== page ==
Personally, I think that whoever can afford a PC can speak the language
required to operate it.
Especially in Africa.
And to boast that they translated something into Afrikaans under this
heading is plain rubbish.
In message <[log in to unmask]>, "Donald Z. Osborn" w
> Not to detract from the significance of this work and announcement,
> but back in the late 1990s a wordprocessor for Somali was developed by
> SomiTek (Somali Information Technology) http://www.somitek.com/ . It
> also includes a spell-check & English-Somali translator. I did not
> evaluate it so can't comme nt on its features, but it was among the
> first. However, it doesn't appear that it has been updated.
> There was also a wordprocessor for Oromo created by an outfit called
> OromoSoft, but their website has not functioned for a while.
> None of this of course diminishes the achievments of translate.org.za
> which is clearly serving as the model for language localization of
> OSS in Africa for a new generation of computing, and also raising the
> level of competition with M S in the area of language
> localization. Moreover, while SomiTek and OromoSoft are/were based in
> the US (African expatriate involvement in ICT for their home
> countries is still a factor not to be overlooked), translate.org.za is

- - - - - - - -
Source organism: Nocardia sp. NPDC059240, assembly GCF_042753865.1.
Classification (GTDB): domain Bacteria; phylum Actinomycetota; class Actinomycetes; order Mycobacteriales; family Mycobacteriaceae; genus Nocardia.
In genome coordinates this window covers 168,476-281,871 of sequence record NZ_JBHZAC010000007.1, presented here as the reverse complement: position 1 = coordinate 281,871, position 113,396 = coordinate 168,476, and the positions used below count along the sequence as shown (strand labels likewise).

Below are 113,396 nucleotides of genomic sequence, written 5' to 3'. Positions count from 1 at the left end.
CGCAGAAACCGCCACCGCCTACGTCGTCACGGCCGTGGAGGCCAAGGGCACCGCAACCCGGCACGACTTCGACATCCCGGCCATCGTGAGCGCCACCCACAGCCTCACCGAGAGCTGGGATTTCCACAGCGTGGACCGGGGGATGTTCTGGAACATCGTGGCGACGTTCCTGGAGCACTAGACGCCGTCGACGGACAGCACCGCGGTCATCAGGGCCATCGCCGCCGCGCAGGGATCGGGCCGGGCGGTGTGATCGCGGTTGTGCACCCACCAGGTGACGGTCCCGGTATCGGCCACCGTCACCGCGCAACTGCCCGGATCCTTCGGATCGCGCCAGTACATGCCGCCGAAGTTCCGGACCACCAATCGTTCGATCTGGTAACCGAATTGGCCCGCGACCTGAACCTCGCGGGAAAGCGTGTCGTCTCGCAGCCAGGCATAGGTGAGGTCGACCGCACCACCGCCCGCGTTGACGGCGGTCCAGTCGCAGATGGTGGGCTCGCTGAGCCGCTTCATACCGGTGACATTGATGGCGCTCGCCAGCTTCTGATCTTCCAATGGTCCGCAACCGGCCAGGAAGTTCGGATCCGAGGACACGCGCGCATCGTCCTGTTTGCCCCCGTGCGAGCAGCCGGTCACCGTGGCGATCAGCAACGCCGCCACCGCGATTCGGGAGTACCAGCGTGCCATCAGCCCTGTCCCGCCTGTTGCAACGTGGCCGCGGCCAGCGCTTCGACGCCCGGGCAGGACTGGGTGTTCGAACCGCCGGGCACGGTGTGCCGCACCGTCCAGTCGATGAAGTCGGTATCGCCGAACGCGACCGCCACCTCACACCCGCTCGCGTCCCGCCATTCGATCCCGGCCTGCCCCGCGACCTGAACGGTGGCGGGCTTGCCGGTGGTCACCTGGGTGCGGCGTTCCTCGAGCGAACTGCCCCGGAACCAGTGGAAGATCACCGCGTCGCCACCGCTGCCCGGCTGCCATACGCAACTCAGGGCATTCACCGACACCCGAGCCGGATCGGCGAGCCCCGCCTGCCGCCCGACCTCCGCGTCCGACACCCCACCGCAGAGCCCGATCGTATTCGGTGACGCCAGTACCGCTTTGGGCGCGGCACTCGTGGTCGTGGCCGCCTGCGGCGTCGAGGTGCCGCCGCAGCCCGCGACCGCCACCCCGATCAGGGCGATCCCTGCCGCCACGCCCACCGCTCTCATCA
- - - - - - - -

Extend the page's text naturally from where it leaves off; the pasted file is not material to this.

> a lead er among African language & ICT efforts based in Africa.
> Kudos to Dwayne and the entire Zuza Software Foundation for their ongoing
> localization work!
> Don Osborn
> Quoting "Donald Z. Osborn" <[log in to unmask]>:
>> FYI... (with apologies to those who already received this on
>> "translate-announce" mailing list)
>> ----- Forwarded message from Dwayne Bailey <[log in to unmask]> -----
> [ . . . ]
>> Computer Software in South African languages available on Global
>> Software Freedom Day
>> JOHANNESBURG, South Africa (19 August, 2004) - History is being made
>> with t he translation of computer software into a number of South
>> Africa's official languages ahead of the first annual Global Software
>> Freedom Day.
> [ . . . ]
>> "We are about to launch the first African language word processor,
>> quality software in South African language," said an ecstatic Dwayne
>> Bailey, founder and director of the Zuza Software Foundation, of
>> which Translate.org.za is an ongoing project.
>> "This is the first African's-helping-Africans, no strings attached
>> Free Software word processor. It has always been my dream that one
>> day fellow South Africans would be using computers with quality
>> software in their mother tongues. So far we have translated software
>> into Zulu, Sepedi and Afrikaans," he added.
>> Translate.org.za translator, Thobile Mhlongo, agrees. She said:
>> "Using OpenOffice.org in Zulu was phenomenal. Seeing my language used
>> on a computer made me think of all the school children, grannies and
>> other proud Zulu speakers who will use this software."
> [ . . . ]